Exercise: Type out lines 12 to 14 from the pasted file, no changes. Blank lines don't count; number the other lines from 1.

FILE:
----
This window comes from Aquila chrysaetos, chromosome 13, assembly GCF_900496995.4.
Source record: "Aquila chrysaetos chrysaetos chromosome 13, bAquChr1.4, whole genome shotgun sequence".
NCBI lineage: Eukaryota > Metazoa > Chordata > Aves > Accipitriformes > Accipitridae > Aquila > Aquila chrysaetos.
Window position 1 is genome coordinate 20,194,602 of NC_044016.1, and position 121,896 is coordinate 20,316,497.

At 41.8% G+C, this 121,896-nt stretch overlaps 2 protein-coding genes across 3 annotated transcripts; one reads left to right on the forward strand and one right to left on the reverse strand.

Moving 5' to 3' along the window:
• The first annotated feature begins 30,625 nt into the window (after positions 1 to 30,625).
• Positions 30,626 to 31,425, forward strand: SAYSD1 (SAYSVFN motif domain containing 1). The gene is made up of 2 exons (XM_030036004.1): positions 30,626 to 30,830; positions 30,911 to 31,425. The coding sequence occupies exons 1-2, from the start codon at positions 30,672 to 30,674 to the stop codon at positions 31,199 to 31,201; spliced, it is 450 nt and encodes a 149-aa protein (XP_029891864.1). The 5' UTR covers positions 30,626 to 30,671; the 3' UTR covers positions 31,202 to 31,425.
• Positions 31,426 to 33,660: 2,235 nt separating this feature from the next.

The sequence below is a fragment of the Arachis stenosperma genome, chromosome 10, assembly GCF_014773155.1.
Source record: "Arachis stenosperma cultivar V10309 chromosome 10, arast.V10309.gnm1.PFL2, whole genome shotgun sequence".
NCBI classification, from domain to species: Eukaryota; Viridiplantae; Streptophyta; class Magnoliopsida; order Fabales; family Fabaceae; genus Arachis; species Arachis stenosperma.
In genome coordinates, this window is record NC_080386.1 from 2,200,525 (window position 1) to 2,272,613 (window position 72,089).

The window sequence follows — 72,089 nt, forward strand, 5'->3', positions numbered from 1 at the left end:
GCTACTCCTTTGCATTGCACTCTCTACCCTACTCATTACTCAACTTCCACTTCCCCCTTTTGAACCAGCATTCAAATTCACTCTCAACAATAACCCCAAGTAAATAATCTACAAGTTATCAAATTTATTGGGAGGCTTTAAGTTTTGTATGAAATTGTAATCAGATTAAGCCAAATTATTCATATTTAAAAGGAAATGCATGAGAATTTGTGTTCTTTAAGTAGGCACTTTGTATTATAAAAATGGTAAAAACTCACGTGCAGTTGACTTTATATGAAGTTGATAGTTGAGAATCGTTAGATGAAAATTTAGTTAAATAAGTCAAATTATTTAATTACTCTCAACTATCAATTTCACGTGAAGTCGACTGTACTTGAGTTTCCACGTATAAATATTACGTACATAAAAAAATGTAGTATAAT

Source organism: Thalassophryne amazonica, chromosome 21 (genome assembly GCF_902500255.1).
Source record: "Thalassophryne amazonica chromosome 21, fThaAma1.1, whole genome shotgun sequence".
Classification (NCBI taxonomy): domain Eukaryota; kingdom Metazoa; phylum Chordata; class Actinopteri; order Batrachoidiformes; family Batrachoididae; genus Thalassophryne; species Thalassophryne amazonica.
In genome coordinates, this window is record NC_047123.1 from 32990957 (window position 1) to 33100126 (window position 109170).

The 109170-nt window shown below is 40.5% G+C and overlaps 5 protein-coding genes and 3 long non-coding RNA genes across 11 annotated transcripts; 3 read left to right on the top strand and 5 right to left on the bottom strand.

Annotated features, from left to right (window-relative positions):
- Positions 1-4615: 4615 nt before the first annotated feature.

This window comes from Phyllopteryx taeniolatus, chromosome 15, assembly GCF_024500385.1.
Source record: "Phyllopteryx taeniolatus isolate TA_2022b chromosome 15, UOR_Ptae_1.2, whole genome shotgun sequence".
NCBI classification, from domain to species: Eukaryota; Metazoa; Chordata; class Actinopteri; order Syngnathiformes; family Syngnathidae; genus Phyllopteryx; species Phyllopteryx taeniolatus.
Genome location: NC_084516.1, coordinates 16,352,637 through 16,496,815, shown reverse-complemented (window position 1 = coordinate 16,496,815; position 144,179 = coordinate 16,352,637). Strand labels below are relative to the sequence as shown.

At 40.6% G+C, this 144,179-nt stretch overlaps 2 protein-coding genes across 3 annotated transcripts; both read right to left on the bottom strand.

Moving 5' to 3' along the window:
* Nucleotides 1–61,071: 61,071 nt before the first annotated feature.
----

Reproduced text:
NCBI classification, from domain to species: Eukaryota; Viridiplantae; Streptophyta; class Magnoliopsida; order Fabales; family Fabaceae; genus Arachis; species Arachis stenosperma.
In genome coordinates, this window is record NC_080386.1 from 2,200,525 (window position 1) to 2,272,613 (window position 72,089).

The window sequence follows — 72,089 nt, forward strand, 5'->3', positions numbered from 1 at the left end: